Sarin blocks an important enzyme which hydrolyzes esters. When I look at its structure, I see the makings of a transition-state analog for the hydrolysis of a carboxylic acid ester:
An enzyme catalyzes a simple displacement reaction:
A—B + C ---> A—C + B
Think of a couple divorcing or swapping partners. A begins bonded to B but winds up bonded to C and B is freed from bondage to A. A is the central player--always bound to at least one other. Now there is a crucial moment (not shown but implicit in the reaction arrow, -->) when A simultaneously binds to both B and C; it's the unstable moment before A fully lets go of B to fully clutch C. It's an ephemeral moment or "state," requiring A to partially bind one more atom than it's used to doing: B--A--C has an awkward, fleeting existence. Because A ultimately binds C more strongly than B, A will momentarily contort "uphill" to ultimately wind up more stable with C.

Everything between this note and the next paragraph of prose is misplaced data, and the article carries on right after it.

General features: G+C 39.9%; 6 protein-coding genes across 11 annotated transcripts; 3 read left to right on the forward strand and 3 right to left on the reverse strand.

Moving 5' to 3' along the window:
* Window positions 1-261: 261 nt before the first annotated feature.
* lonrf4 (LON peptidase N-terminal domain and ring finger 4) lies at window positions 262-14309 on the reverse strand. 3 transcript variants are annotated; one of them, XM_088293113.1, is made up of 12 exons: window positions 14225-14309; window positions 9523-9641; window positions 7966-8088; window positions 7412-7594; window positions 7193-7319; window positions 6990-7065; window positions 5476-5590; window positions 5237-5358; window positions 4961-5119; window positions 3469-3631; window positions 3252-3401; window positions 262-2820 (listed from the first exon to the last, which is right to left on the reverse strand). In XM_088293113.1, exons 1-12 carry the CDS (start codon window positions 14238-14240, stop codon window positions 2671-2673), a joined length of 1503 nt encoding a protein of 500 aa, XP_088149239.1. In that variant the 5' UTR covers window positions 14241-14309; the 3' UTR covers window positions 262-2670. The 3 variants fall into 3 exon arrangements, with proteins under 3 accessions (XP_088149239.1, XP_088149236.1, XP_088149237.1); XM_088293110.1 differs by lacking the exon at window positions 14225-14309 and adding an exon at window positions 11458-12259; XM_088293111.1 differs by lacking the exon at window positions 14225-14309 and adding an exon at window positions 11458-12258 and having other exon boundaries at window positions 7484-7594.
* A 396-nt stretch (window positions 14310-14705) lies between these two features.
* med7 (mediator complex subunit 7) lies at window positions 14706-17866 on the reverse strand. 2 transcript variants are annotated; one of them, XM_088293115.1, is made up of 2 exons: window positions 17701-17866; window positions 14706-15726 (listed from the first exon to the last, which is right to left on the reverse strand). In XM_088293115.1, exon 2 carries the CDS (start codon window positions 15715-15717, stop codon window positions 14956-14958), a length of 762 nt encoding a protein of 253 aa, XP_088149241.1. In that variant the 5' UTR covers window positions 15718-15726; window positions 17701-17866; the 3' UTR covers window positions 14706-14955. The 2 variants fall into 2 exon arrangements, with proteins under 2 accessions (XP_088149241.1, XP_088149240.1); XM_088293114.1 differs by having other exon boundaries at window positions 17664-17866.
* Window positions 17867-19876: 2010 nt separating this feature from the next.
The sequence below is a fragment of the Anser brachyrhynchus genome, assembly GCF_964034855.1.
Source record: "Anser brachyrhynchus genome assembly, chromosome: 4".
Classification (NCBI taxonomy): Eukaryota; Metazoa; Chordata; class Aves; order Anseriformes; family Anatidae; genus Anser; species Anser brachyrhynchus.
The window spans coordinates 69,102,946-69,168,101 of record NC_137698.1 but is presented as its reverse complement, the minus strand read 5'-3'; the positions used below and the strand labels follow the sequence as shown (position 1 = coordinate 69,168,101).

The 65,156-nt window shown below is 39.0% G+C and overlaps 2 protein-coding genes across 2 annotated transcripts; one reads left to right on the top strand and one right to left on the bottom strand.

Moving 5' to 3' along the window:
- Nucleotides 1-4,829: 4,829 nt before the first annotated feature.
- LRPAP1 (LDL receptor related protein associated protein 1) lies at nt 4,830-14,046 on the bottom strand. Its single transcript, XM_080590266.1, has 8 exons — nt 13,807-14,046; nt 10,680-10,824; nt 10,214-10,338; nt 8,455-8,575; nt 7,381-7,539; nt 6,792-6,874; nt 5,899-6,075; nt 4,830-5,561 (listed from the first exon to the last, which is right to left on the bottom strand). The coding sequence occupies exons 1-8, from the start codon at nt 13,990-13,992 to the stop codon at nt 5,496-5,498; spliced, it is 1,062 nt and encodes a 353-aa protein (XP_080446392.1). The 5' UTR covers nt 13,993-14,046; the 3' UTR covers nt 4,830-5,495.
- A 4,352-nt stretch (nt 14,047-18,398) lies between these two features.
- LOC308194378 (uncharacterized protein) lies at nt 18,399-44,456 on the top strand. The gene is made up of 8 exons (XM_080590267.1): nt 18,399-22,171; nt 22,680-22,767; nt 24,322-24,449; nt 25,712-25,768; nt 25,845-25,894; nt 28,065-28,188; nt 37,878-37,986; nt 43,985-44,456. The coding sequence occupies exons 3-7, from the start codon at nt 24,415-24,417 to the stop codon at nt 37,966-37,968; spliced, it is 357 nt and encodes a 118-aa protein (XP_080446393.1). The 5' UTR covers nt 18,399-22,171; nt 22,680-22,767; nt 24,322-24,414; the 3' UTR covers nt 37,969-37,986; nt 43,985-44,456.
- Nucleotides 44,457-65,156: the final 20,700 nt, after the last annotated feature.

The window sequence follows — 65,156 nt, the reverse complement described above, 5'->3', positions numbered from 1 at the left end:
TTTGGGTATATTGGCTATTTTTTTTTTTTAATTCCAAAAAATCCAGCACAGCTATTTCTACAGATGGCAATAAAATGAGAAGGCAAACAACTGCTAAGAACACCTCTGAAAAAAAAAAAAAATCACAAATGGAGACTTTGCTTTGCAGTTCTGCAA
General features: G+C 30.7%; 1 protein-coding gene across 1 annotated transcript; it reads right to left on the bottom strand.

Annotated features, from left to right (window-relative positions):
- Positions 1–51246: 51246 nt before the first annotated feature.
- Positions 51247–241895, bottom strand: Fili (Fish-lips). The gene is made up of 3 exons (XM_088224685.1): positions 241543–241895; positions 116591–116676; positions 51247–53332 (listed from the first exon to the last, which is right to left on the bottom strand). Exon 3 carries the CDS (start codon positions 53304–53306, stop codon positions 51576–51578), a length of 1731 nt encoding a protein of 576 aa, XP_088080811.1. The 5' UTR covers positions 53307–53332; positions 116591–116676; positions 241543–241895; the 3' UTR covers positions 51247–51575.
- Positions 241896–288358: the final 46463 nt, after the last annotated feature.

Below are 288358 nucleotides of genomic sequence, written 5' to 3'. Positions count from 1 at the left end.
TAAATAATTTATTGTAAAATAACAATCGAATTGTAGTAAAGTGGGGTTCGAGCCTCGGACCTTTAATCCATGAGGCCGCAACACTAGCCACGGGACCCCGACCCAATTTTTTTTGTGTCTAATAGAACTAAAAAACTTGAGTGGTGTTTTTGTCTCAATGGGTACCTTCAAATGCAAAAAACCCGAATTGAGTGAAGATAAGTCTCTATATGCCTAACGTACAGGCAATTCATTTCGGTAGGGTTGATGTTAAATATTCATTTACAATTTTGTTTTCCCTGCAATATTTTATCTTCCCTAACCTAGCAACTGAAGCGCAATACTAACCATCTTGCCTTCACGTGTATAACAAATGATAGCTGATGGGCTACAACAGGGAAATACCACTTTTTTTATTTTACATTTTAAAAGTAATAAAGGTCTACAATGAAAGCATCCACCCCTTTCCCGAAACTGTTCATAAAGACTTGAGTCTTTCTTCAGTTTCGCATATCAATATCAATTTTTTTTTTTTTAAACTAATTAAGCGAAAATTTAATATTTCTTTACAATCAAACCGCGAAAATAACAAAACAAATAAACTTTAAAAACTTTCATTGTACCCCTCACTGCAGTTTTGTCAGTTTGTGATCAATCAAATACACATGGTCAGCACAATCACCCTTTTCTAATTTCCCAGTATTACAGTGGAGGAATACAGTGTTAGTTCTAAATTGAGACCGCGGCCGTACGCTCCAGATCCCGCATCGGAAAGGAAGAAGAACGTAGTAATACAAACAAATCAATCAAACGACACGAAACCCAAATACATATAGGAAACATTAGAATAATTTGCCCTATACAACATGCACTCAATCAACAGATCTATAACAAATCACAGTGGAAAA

The enzyme's job (or more generically, the catalyst's job) is to stabilize the awkwardness of the transition state: B--A--C. In the divorcing or partner swapping analogy, the social milieu, (acceptance, enablement) will facilitate the transition. In the absence of a catalyst, the displacement would face a much higher barrier.
Back to sarin. The sarin molecule closely resembles the transition state for the normal enzymatic process. Sarin looks just like hypothetical "B--A--C" transition state. Sarin goes into the enzyme and monkey wrenches the whole process: A—B never gets a chance to react with C because sarin comes in and blocks the whole transaction. And Sarin sticks like glue to the enzyme. Life processes end.